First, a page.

March 7, 2011
When someone tells Bob Gamber—the bearded owner of Vinyl Revolution in Monterey—that vinyl is making a comeback, his reply is usually along the lines of: "It never went away in the first place." Even during the height of the CD age Gamber saw compact discs as a "cute, mini version of a record" that lacked in sound quality and would never fully replace the 12".
The longtime, record store owner's prediction about the fate of the CD was somewhat right on: Year after year, CD sales have continued to plummet while vinyl sales are on a steady rise. The evidence is now apparent everywhere you go. In 2007, Eric Levin, Michael Kurtz, Carrie Colliton, Amy Dorfman, Don Van Cleave and Brian Poehner founded Record Store Day—a celebration of the vinyl culture surrounding more than 700 independently-owned record stores in the country and beyond.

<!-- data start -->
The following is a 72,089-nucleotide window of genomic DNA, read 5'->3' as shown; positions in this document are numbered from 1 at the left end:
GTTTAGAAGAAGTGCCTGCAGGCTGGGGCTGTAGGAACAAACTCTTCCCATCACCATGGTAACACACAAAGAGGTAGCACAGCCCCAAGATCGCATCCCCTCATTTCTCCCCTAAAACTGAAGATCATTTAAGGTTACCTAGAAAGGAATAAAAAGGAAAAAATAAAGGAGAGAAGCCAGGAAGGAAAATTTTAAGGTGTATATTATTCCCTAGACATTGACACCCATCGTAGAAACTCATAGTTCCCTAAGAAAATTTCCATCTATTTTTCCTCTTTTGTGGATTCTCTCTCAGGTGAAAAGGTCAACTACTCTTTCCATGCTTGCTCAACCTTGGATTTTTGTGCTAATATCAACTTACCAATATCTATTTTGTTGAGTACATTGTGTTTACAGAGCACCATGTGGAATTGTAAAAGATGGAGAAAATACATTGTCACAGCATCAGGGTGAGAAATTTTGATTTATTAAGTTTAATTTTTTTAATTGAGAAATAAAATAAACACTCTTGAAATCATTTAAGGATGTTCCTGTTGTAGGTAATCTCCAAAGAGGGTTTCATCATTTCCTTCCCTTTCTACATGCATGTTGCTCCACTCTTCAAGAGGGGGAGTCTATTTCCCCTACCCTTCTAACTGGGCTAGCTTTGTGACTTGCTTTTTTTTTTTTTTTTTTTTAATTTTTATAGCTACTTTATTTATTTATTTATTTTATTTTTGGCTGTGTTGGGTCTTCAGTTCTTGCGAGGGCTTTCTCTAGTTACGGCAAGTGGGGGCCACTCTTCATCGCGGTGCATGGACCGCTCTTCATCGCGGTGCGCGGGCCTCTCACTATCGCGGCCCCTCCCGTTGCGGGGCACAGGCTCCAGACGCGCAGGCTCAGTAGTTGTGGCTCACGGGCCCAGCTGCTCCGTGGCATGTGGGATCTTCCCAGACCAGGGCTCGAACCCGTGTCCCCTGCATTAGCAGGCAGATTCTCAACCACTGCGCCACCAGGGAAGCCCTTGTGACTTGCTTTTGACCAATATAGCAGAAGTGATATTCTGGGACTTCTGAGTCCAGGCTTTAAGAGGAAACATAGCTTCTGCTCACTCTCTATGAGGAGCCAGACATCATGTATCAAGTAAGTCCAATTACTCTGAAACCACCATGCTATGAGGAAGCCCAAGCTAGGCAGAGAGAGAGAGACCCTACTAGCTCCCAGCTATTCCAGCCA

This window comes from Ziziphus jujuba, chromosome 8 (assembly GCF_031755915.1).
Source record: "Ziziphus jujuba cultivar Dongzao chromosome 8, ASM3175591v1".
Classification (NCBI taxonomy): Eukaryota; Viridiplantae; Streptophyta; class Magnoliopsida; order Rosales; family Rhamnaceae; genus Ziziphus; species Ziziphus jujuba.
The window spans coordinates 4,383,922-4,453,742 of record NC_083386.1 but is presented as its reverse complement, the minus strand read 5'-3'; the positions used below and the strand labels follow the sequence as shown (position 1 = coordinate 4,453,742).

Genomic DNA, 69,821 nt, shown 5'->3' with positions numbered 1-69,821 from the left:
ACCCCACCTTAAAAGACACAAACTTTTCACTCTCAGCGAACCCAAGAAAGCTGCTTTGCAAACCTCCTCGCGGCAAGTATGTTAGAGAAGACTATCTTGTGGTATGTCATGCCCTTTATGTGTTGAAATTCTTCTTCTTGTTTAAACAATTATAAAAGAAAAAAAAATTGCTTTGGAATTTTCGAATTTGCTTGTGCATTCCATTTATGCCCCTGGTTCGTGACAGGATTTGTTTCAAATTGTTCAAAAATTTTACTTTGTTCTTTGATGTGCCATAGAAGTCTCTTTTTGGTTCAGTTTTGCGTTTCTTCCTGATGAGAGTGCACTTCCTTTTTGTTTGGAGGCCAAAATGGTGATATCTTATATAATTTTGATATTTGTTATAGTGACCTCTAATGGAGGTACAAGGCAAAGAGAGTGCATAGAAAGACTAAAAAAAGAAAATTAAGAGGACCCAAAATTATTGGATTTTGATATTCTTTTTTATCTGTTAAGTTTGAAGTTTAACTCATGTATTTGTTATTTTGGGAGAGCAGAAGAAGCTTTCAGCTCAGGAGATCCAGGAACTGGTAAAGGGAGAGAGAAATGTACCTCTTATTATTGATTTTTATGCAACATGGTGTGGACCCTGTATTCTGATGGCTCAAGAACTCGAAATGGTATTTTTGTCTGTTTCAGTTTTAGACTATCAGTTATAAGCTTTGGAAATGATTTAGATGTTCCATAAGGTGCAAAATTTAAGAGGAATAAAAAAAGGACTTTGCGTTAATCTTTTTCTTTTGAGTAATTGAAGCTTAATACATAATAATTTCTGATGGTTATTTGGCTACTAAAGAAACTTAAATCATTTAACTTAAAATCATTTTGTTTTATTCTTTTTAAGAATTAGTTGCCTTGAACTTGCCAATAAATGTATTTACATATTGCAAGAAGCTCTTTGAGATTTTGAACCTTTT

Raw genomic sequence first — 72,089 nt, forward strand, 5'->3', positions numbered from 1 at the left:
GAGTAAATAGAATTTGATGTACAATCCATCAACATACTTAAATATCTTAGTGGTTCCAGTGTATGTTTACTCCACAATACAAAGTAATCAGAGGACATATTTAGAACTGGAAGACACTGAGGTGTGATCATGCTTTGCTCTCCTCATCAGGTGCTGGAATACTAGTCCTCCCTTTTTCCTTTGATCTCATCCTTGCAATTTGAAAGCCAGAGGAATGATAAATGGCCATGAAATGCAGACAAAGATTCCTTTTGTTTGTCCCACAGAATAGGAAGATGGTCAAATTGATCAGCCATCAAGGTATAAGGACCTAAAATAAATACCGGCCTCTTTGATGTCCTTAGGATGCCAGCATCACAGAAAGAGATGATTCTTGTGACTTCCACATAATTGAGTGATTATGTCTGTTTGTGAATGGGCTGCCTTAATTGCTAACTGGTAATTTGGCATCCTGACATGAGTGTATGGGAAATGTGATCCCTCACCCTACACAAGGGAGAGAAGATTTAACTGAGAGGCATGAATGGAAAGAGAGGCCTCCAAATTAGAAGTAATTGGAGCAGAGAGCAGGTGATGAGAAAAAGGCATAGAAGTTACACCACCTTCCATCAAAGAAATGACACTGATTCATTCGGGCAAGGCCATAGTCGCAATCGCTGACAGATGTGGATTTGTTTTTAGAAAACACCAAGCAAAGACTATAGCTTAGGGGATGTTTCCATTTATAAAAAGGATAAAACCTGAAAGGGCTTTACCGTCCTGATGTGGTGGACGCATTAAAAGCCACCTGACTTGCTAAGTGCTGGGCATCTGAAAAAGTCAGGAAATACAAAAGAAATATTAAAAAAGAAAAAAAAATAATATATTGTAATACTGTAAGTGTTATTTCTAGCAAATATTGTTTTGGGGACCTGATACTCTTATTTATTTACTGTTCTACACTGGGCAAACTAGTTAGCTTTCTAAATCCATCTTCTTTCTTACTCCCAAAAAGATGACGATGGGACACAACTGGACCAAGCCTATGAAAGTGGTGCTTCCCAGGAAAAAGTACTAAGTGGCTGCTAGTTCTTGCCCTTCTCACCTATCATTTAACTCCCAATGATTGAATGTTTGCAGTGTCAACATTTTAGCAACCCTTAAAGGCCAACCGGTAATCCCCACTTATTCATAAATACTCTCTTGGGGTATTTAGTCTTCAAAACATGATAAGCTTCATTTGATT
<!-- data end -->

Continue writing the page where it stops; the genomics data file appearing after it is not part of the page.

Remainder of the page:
The April 16 (the third Saturday of every April) festivities usually include in-store performances, food, meet and greets with musicians, DJs, and limited edition EPs and LPs released especially for Record Store Day.
Metallica, Pavement, Beck and Smashing Pumpkins are among a small sampling of bands that have participated in the past. Oh yeah, all these shows are free.
Here in Monterey County, vinyl love has expanded beyond Gamber's shop: Last summer's first annual Vinyl in the Woods, at the Henry Miller Library in Big Sur, drew indie record stores and labels—including Amoeba and Drag City—and vinyl enthusiasts from all over the country.
Check out my recap of last year's Vinyl in the Woods, HERE.
Record Store Day is not only about vinyl appreciation, it's about appreciating the mom and pop independent stores that are disappearing everywhere at rapid rates. Keep these places alive. Stop in (230 Lighthouse Ave., Monterey) and give Gamber a hug on April 16 or any day, just to let him know you believe in the cause. A couple miles down the road stop in Recycled Records, another Monterey Record Store Day participant.
Also, stay tuned for info about another vinyl festival in the area.
"If we lose the independent record store, we lose big. Every time you buy your records at one of these places, it's a blow to the empire.” - Henry Rollins